Aspiring and newbie writers…stop living underground!

When you’re new to writing, or when you’re not getting paid for your stories yet, you may tend to consider writing as secondary, as a hobby, as something you do whenever you have some free time, thus burying your talent and your passion, and going underground.

I’ve been guilty of putting my writing second to my day job many times, of letting my well of inspiration almost go dry.

As a creative person, working my ass off in non-creative, routine tasks had nearly left me with no words inside wanting to be shared. My values and principles clashed so much with my day job that I started doubting about my passion and vocation, and stress started to build up.  And we all know what stress does to creativity.

Soon, I felt too tired to write every day. I started making excuses and I quit my writing routine. The less I wrote, the less I wanted to write. Words weren’t calling for me anymore and “the pool where we all go down to drink” —as Stephen King refers to inspiration in his novel Lisey’s Story— was suffering from a bad drought.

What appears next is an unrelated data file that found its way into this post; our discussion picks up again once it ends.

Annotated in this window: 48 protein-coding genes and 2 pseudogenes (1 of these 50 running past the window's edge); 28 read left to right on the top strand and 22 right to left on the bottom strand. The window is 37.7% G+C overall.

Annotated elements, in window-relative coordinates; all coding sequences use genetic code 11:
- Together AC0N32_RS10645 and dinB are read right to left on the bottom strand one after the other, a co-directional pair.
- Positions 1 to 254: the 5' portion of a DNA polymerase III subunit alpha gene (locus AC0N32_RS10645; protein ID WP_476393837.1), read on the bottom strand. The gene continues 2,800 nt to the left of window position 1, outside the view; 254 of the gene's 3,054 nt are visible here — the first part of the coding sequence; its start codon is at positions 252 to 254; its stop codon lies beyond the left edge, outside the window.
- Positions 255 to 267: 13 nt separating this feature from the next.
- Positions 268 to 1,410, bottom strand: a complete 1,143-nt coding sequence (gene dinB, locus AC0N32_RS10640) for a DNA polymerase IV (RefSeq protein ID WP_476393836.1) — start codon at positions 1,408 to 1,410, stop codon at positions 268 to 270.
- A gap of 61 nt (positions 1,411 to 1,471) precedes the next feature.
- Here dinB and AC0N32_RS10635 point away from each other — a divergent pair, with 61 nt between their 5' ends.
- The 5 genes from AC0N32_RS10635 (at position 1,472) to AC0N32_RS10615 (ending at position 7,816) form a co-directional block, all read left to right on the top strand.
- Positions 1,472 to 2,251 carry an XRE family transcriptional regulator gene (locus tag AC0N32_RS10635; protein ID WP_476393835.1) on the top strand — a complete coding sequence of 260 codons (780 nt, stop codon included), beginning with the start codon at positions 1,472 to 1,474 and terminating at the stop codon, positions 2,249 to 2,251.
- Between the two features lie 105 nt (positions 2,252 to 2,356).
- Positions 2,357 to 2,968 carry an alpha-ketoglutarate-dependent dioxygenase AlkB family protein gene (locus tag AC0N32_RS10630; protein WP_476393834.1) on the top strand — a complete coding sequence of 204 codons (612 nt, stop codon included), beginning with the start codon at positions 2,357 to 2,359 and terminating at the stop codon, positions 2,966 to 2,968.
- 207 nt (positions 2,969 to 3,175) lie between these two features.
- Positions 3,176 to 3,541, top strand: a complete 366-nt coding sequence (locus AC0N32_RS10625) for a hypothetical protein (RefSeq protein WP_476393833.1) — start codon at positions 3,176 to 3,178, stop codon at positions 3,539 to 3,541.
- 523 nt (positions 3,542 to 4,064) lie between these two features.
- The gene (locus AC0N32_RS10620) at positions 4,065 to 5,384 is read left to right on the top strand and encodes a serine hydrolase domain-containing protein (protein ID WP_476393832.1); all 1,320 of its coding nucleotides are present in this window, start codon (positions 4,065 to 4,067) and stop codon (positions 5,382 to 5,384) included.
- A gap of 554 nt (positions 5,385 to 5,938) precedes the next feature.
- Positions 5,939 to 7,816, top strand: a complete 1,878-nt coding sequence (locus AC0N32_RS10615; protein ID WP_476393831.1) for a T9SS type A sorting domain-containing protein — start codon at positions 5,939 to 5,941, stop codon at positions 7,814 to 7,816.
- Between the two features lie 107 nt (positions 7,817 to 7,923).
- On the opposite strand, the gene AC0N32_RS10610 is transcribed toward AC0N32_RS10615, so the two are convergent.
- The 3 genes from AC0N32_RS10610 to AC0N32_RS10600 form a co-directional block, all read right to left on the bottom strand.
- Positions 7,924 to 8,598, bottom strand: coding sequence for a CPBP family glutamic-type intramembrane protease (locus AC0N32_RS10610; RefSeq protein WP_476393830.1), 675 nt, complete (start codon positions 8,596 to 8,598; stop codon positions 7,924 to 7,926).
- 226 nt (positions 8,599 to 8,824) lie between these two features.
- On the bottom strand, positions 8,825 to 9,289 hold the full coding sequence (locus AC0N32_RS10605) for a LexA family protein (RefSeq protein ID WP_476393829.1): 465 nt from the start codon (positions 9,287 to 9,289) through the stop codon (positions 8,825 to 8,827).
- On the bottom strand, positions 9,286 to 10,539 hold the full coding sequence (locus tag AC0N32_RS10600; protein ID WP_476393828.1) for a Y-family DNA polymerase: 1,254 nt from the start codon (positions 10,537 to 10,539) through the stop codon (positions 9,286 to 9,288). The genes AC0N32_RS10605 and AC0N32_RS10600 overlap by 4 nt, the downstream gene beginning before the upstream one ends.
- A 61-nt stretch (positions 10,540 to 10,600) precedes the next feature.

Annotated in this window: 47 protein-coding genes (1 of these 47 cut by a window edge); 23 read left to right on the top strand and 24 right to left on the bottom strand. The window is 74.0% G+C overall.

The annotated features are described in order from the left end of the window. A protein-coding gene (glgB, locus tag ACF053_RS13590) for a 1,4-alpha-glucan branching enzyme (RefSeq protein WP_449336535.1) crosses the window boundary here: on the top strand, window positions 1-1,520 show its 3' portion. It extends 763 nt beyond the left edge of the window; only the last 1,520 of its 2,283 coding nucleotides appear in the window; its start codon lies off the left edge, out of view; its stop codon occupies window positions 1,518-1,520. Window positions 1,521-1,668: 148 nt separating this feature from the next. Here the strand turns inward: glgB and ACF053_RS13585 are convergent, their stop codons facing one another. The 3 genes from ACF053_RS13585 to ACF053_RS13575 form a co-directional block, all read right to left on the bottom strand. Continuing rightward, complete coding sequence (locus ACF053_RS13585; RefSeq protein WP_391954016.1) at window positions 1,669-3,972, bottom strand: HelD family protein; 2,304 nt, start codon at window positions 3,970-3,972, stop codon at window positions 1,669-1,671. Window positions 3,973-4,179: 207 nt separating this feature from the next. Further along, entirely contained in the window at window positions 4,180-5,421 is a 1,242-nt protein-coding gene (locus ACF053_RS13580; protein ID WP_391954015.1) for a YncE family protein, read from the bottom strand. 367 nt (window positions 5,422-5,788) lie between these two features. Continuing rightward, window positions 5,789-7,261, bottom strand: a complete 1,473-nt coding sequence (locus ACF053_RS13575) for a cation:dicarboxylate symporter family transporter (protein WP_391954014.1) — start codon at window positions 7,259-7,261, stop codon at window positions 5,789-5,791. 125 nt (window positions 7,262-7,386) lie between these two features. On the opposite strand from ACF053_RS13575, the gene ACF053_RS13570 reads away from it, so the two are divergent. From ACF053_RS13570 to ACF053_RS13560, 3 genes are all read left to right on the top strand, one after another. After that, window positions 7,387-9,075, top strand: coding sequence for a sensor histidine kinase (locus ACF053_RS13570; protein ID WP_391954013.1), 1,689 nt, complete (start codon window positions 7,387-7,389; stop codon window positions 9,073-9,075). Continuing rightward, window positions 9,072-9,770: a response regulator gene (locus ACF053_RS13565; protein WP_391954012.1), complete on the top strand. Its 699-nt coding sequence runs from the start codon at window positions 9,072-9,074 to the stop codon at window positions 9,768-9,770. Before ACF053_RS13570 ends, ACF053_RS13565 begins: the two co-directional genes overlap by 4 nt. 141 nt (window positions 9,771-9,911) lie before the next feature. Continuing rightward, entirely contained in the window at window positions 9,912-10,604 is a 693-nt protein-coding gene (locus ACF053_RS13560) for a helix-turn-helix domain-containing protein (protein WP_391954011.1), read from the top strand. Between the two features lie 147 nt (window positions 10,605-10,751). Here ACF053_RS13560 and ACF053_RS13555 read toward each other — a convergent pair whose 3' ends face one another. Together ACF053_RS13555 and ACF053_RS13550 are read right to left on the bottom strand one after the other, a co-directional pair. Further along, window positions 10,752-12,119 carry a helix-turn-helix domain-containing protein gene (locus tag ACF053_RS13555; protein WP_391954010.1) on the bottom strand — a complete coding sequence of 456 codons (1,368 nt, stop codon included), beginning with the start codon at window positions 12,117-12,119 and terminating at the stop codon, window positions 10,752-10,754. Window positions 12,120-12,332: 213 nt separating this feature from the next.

That was living underground for me, a time with no inspiring light, with no schedule and no commitment to my passion for words. Then, one day, I came across Eric Maisel’s A Writer’s Parisand I read about the joy of writing anywhere, everywhere, and the commitment to write everyday, no matter what.

I also learnt about how easy it is to stop writing because as most artists do, writers seldom have tons of self-confidence. Once you start making excuses for not writing, doubts settle in, and your stories don’t look that good anymore.

I wouldn’t say that a book cured me from my non-writing phase, but it taught me what real writers do, how do they live and work, and got me on my tracks again.

If you are a writer, writing is your main job and occupation, regardless of what you do to earn your living. When you see yourself as a writer, call yourself a writer —not a teacher, or a shop assistant who accidentally “writes a little”—, and work everyday in your stories, you stop living underground, and you bring your writing out into the light.

That’s where all writers, painters, musicians and artist must live.

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4 thoughts on “Underground is no place for a writer

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